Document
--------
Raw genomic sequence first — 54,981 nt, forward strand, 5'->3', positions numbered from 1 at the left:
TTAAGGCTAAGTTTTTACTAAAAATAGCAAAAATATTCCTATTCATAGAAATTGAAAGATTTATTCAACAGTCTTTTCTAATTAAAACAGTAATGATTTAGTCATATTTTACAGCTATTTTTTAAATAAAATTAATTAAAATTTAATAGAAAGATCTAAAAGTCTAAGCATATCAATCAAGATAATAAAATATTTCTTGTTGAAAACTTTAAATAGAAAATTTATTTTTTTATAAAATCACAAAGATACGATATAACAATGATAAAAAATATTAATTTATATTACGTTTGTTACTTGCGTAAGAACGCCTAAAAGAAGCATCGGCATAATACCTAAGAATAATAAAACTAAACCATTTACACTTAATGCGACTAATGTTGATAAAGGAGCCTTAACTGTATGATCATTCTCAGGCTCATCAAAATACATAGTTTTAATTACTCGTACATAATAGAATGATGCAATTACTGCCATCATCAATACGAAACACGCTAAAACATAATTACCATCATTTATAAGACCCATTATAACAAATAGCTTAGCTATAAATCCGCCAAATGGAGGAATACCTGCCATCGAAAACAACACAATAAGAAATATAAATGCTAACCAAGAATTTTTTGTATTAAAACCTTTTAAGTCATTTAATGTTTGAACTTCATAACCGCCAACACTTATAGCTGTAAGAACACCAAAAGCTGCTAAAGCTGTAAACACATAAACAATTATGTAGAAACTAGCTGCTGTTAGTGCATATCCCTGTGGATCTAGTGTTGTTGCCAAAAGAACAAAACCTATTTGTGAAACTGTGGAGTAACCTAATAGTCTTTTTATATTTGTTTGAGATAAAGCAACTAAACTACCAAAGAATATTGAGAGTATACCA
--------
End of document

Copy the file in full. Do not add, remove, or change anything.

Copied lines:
Raw genomic sequence first — 54,981 nt, forward strand, 5'->3', positions numbered from 1 at the left:
TTAAGGCTAAGTTTTTACTAAAAATAGCAAAAATATTCCTATTCATAGAAATTGAAAGATTTATTCAACAGTCTTTTCTAATTAAAACAGTAATGATTTAGTCATATTTTACAGCTATTTTTTAAATAAAATTAATTAAAATTTAATAGAAAGATCTAAAAGTCTAAGCATATCAATCAAGATAATAAAATATTTCTTGTTGAAAACTTTAAATAGAAAATTTATTTTTTTATAAAATCACAAAGATACGATATAACAATGATAAAAAATATTAATTTATATTACGTTTGTTACTTGCGTAAGAACGCCTAAAAGAAGCATCGGCATAATACCTAAGAATAATAAAACTAAACCATTTACACTTAATGCGACTAATGTTGATAAAGGAGCCTTAACTGTATGATCATTCTCAGGCTCATCAAAATACATAGTTTTAATTACTCGTACATAATAGAATGATGCAATTACTGCCATCATCAATACGAAACACGCTAAAACATAATTACCATCATTTATAAGACCCATTATAACAAATAGCTTAGCTATAAATCCGCCAAATGGAGGAATACCTGCCATCGAAAACAACACAATAAGAAATATAAATGCTAACCAAGAATTTTTTGTATTAAAACCTTTTAAGTCATTTAATGTTTGAACTTCATAACCGCCAACACTTATAGCTGTAAGAACACCAAAAGCTGCTAAAGCTGTAAACACATAAACAATTATGTAGAAACTAGCTGCTGTTAGTGCATATCCCTGTGGATCTAGTGTTGTTGCCAAAAGAACAAAACCTATTTGTGAAACTGTGGAGTAACCTAATAGTCTTTTTATATTTGTTTGAGATAAAGCAACTAAACTACCAAAGAATATTGAGAGTATACCA